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Fishery, Aquaculture, and Marine Mammal Legislation in the 109th Congress

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Publication Date: January 2007

Publisher(s): Library of Congress. Congressional Research Service

Series: RL33459

Topic: Agriculture, forestry and fishing (Fish industry)

Abstract:

Fish and marine mammals are important resources in open ocean and nearshore coastal areas; many federal laws and regulations guide their management. Bills to reauthorize and amend major legislation -- the Magnuson-Stevens Fishery Conservation and Management Act (MSFCMA) and the Marine Mammal Protection Act (MMPA) -- were acted upon by the 109th Congress; the authorization of appropriations for both laws expired at the end of FY1999. P.L. 109-479 reauthorized and extensively amended the MSFCMA; a bill extensively amending the MMPA was passed by the House (H.R. 4075).

Commercial and sport fishing are jointly managed by the federal government and individual states. States have jurisdiction generally within 3 miles of the coast. Beyond state jurisdiction and out to 200 miles, the federal government manages fisheries under the MSFCMA through eight regional fishery management councils. Beyond 200 miles, the United States participates in international agreements relating to specific areas or species.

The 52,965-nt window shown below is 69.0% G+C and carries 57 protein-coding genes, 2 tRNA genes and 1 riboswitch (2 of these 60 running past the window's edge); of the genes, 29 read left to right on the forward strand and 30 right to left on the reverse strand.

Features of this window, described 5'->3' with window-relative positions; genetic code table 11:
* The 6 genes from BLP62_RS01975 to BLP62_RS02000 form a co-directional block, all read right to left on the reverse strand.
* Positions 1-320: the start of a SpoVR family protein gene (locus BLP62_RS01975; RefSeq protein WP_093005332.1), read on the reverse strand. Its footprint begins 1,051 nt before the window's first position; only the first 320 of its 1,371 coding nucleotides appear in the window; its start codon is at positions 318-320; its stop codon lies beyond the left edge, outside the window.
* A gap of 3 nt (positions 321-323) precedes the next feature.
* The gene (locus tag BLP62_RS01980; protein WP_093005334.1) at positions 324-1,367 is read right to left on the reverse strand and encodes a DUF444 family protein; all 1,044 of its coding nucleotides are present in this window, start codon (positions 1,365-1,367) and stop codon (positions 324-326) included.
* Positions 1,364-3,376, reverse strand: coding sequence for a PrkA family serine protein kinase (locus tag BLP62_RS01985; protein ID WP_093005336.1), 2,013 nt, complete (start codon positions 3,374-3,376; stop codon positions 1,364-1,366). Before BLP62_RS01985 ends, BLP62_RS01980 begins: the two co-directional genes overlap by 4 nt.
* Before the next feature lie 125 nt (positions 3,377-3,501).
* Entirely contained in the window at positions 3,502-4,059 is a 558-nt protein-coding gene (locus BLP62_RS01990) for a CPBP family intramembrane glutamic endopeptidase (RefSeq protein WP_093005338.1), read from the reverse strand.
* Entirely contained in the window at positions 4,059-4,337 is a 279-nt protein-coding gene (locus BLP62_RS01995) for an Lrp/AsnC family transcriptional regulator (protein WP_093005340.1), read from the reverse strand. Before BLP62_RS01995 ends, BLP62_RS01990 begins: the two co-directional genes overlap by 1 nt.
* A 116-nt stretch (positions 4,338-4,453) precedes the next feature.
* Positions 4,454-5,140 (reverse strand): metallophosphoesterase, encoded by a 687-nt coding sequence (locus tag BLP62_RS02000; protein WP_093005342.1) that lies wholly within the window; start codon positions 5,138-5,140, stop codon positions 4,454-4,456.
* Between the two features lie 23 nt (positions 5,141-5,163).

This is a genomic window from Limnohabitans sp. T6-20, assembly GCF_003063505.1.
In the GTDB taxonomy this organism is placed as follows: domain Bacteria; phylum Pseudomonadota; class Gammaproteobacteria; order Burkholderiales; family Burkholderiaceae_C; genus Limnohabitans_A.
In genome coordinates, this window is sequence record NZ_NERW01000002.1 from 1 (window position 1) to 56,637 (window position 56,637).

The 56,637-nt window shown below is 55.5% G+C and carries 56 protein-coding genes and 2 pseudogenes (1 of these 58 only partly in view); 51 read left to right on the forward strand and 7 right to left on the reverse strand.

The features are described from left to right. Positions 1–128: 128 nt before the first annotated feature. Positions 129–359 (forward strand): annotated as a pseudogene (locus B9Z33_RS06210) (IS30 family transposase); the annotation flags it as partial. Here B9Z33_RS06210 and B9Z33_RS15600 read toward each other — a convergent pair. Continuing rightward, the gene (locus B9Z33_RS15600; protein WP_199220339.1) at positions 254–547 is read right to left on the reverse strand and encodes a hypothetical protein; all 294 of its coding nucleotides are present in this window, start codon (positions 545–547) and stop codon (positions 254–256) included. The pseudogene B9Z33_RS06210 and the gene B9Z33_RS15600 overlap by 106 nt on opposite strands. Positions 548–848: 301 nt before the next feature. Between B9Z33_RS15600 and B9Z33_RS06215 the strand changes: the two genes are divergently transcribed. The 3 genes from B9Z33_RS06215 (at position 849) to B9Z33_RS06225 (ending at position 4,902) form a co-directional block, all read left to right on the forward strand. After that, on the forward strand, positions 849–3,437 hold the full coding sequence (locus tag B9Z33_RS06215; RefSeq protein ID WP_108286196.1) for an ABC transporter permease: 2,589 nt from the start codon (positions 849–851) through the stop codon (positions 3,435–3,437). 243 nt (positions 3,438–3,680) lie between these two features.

Legislation related to commercial and sport fisheries enacted by the 109th Congress included measures to protect fishermen under bankruptcy law (§1007 of P.L. 109-8), revise visa requirements to allow seasonal seafood processing workers to enter the United States (§402 of P.L. 109-13 and §1074 of P.L. 109-364), reaffirm state authority to regulate fishing to distinguish between state and out-of-state residents (§6036 of P.L. 109-13), allow hydropower licensees to propose alternatives to fishways as long as the alternatives would not diminish fish passage (§241 of P.L. 109-58), provide $112 million for Gulf Coast fishery recovery (P.L. 109-234), amend the Sport Fish Restoration Program to permanently appropriate boat safety funding and modify distribution of funds (Title X of P.L. 109-59), and implement the Great Lakes Fishery Resources Restoration Study (P.L. 109-326).

Aquaculture -- the farming of fish, shellfish, and other aquatic animals and plants in a controlled environment -- is expanding rapidly, both in the United States and abroad. In the United States, important species cultured include catfish, salmon, shellfish, and trout. Legislation related to aquaculture enacted by the 109th Congress protects aquaculture under bankruptcy law (§1007 of P.L. 109-8) and clarifies aquaculture grants for 2005 hurricane disaster relief (§3032 of P.L. 109-234).

Marine mammals are protected under the MMPA. With few exemptions, the MMPA prohibits harm or harassment ("take") of marine mammals, unless restrictive permits are obtained. It addresses specific situations of concern, such as dolphin mortality, primarily associated with the eastern tropical Pacific tuna fishery. No marine mammal legislation was enacted by the 109th Congress.

This report replaces CRS Issue Brief IB10139, Fishery, Aquaculture, and Marine Mammal Legislation in the 109th Congress, by Eugene H. Buck.